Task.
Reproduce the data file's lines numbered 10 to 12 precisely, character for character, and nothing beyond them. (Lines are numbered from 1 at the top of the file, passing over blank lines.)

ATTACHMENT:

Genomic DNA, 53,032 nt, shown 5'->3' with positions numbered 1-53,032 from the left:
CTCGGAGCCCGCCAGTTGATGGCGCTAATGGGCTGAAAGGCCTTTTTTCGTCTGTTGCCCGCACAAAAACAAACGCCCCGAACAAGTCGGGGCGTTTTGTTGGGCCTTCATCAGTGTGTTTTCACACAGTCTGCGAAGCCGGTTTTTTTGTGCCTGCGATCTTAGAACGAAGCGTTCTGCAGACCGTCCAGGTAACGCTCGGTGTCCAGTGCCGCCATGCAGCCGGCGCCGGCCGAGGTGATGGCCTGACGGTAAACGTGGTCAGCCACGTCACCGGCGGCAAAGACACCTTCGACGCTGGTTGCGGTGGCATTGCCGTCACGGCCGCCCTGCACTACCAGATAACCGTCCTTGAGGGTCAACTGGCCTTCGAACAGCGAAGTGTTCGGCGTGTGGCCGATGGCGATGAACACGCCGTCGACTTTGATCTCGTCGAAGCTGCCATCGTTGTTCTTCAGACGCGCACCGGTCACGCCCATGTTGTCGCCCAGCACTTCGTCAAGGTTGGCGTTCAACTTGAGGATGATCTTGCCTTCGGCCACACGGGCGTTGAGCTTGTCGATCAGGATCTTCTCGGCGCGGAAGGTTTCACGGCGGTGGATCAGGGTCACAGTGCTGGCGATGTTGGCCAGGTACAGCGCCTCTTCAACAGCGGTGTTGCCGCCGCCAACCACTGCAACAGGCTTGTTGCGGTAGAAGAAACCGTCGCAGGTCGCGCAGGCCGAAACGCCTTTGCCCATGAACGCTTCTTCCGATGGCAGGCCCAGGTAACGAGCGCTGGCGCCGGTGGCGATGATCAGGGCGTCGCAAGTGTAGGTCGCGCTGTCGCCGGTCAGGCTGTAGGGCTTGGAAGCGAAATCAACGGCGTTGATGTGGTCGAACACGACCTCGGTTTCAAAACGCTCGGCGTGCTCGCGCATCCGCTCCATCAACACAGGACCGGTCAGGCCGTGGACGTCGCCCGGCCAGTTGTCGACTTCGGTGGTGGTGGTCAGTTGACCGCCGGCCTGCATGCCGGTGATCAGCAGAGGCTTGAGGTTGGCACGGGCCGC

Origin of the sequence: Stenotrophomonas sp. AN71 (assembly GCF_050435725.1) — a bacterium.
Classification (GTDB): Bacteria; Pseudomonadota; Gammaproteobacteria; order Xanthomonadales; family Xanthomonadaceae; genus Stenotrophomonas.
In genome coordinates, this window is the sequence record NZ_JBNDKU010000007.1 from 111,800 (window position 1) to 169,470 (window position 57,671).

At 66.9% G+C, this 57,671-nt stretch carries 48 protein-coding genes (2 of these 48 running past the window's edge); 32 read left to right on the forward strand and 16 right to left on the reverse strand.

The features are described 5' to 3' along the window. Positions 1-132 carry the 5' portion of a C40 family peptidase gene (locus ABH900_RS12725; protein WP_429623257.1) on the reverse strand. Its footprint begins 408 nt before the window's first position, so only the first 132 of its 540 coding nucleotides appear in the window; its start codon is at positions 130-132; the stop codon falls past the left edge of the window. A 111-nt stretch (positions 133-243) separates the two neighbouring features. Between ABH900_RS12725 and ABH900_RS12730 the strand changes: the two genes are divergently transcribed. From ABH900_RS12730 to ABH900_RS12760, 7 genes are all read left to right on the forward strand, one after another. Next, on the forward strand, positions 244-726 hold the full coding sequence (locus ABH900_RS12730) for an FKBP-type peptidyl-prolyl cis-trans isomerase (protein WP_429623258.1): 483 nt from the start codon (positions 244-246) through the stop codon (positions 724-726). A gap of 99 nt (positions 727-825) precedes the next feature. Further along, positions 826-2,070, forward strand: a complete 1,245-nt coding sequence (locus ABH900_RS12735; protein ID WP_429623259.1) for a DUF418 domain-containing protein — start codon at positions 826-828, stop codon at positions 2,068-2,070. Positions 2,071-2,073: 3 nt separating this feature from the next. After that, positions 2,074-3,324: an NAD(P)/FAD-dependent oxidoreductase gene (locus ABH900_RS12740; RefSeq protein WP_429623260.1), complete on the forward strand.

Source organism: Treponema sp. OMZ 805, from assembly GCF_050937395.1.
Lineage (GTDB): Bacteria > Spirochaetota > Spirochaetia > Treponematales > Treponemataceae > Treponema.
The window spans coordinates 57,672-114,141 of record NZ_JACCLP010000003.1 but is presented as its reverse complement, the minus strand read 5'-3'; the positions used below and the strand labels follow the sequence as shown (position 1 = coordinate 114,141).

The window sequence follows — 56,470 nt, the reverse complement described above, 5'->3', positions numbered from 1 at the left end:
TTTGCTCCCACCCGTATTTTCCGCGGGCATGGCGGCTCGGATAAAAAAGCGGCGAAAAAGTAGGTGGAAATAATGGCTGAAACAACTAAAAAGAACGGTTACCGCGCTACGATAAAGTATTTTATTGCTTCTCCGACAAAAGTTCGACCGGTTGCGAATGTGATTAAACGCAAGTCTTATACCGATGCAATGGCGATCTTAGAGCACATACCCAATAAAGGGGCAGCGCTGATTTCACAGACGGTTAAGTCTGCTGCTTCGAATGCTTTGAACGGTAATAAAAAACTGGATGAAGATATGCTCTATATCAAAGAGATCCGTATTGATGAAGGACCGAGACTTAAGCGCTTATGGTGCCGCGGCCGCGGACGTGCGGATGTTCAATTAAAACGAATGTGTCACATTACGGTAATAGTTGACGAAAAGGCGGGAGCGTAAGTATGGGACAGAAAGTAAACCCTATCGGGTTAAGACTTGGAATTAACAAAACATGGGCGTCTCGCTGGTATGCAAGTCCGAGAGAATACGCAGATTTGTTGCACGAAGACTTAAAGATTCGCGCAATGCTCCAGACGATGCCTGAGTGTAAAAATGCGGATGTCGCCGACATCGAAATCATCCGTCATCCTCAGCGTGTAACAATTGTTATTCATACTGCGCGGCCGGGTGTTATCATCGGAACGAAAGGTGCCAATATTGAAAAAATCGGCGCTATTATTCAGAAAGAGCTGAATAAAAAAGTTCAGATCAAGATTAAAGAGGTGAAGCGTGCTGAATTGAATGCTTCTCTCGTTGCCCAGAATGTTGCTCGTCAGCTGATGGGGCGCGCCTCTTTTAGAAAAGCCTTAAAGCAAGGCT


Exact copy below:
The window spans coordinates 57,672-114,141 of record NZ_JACCLP010000003.1 but is presented as its reverse complement, the minus strand read 5'-3'; the positions used below and the strand labels follow the sequence as shown (position 1 = coordinate 114,141).

The window sequence follows — 56,470 nt, the reverse complement described above, 5'->3', positions numbered from 1 at the left end:
TTTGCTCCCACCCGTATTTTCCGCGGGCATGGCGGCTCGGATAAAAAAGCGGCGAAAAAGTAGGTGGAAATAATGGCTGAAACAACTAAAAAGAACGGTTACCGCGCTACGATAAAGTATTTTATTGCTTCTCCGACAAAAGTTCGACCGGTTGCGAATGTGATTAAACGCAAGTCTTATACCGATGCAATGGCGATCTTAGAGCACATACCCAATAAAGGGGCAGCGCTGATTTCACAGACGGTTAAGTCTGCTGCTTCGAATGCTTTGAACGGTAATAAAAAACTGGATGAAGATATGCTCTATATCAAAGAGATCCGTATTGATGAAGGACCGAGACTTAAGCGCTTATGGTGCCGCGGCCGCGGACGTGCGGATGTTCAATTAAAACGAATGTGTCACATTACGGTAATAGTTGACGAAAAGGCGGGAGCGTAAGTATGGGACAGAAAGTAAACCCTATCGGGTTAAGACTTGGAATTAACAAAACATGGGCGTCTCGCTGGTATGCAAGTCCGAGAGAATACGCAGATTTGTTGCACGAAGACTTAAAGATTCGCGCAATGCTCCAGACGATGCCTGAGTGTAAAAATGCGGATGTCGCCGACATCGAAATCATCCGTCATCCTCAGCGTGTAACAATTGTTATTCATACTGCGCGGCCGGGTGTTATCATCGGAACGAAAGGTGCCAATATTGAAAAAATCGGCGCTATTATTCAGAAAGAGCTGAATAAAAAAGTTCAGATCAAGATTAAAGAGGTGAAGCGTGCTGAATTGAATGCTTCTCTCGTTGCCCAGAATGTTGCTCGTCAGCTGATGGGGCGCGCCTCTTTTAGAAAAGCCTTAAAGCAAGGCT